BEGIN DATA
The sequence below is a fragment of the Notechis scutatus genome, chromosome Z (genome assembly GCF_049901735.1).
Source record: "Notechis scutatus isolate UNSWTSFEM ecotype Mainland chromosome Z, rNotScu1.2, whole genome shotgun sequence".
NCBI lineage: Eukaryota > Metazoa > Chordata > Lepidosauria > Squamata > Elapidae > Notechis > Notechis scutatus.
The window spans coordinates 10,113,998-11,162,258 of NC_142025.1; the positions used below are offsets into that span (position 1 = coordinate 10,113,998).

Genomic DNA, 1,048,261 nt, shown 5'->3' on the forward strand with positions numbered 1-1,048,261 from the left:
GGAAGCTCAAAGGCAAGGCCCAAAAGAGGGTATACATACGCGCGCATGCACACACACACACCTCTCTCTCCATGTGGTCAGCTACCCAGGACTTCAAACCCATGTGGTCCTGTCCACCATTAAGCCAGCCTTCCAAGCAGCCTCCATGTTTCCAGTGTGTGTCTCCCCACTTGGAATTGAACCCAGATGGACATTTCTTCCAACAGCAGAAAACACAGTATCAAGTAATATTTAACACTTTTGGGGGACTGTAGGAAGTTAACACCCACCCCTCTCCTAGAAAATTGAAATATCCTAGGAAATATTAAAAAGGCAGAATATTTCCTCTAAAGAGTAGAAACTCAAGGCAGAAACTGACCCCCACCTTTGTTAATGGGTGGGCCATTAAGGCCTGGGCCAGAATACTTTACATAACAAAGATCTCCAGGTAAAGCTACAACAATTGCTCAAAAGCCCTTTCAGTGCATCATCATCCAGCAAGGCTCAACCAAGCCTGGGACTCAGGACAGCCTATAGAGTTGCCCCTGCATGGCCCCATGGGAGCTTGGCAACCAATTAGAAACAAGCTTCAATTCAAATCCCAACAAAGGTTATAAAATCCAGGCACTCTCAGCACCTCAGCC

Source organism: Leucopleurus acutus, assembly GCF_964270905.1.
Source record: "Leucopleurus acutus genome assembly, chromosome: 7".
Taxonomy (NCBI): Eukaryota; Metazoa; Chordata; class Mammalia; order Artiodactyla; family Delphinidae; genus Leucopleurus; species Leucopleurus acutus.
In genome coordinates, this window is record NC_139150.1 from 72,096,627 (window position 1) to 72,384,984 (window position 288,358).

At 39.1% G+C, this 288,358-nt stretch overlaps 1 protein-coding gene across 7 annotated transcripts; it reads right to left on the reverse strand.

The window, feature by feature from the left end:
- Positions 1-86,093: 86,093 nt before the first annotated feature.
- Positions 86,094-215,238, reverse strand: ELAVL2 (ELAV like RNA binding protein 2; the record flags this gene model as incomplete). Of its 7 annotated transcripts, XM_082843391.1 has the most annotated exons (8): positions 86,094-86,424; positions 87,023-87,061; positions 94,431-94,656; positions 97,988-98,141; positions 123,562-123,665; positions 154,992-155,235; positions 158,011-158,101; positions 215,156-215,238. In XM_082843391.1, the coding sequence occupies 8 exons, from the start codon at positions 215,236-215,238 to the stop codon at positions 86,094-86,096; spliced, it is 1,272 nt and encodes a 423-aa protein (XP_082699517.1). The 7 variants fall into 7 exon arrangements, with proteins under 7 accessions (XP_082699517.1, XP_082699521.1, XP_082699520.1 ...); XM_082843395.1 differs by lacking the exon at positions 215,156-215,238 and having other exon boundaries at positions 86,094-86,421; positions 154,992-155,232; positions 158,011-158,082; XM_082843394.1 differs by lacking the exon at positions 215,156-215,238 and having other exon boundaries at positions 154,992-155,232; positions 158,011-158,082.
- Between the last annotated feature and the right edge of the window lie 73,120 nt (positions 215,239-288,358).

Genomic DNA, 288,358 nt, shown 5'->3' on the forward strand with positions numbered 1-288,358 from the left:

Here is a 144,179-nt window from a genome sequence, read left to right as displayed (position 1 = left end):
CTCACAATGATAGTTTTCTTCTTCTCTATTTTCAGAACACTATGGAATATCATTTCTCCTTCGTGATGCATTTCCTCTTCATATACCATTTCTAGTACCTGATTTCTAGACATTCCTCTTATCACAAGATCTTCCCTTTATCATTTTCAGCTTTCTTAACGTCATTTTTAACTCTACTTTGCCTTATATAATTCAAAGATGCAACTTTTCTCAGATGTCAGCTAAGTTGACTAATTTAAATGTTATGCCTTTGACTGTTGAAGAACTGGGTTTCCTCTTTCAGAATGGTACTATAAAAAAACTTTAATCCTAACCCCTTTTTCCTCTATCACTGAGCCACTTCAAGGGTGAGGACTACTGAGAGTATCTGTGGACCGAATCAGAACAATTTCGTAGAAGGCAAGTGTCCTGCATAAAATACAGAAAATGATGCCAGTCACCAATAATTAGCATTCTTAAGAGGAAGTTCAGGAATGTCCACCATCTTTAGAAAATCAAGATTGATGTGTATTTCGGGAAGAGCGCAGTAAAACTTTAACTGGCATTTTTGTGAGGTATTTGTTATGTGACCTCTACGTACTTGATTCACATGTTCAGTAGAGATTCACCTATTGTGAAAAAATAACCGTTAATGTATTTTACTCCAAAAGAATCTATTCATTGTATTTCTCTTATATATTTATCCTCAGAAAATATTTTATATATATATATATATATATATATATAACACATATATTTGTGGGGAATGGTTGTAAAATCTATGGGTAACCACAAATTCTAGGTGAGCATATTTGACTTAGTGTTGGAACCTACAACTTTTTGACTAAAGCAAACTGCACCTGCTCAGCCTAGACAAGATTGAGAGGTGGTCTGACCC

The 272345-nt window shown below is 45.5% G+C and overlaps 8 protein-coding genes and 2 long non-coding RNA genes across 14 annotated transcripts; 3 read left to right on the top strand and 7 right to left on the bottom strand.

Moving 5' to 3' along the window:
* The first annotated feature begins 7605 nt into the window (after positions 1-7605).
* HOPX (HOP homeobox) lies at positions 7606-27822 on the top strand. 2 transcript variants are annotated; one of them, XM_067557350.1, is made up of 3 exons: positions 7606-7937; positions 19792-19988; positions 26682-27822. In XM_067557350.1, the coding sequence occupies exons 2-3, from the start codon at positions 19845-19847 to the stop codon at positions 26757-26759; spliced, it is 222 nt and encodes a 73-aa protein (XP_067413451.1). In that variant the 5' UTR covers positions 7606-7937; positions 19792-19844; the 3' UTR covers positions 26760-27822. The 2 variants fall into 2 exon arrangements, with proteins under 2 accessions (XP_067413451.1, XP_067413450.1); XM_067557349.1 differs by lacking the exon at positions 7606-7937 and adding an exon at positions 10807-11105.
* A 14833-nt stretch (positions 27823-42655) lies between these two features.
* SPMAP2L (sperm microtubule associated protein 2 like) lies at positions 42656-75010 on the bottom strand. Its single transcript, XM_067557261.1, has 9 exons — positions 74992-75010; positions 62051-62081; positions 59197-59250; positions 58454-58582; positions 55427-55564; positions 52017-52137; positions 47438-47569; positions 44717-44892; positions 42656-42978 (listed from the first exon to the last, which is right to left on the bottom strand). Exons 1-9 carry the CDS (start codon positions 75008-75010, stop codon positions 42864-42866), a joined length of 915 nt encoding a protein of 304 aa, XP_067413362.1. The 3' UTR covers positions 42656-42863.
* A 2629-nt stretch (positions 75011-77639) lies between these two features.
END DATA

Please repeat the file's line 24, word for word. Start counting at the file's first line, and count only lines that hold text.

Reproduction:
* SPMAP2L (sperm microtubule associated protein 2 like) lies at positions 42656-75010 on the bottom strand. Its single transcript, XM_067557261.1, has 9 exons — positions 74992-75010; positions 62051-62081; positions 59197-59250; positions 58454-58582; positions 55427-55564; positions 52017-52137; positions 47438-47569; positions 44717-44892; positions 42656-42978 (listed from the first exon to the last, which is right to left on the bottom strand). Exons 1-9 carry the CDS (start codon positions 75008-75010, stop codon positions 42864-42866), a joined length of 915 nt encoding a protein of 304 aa, XP_067413362.1. The 3' UTR covers positions 42656-42863.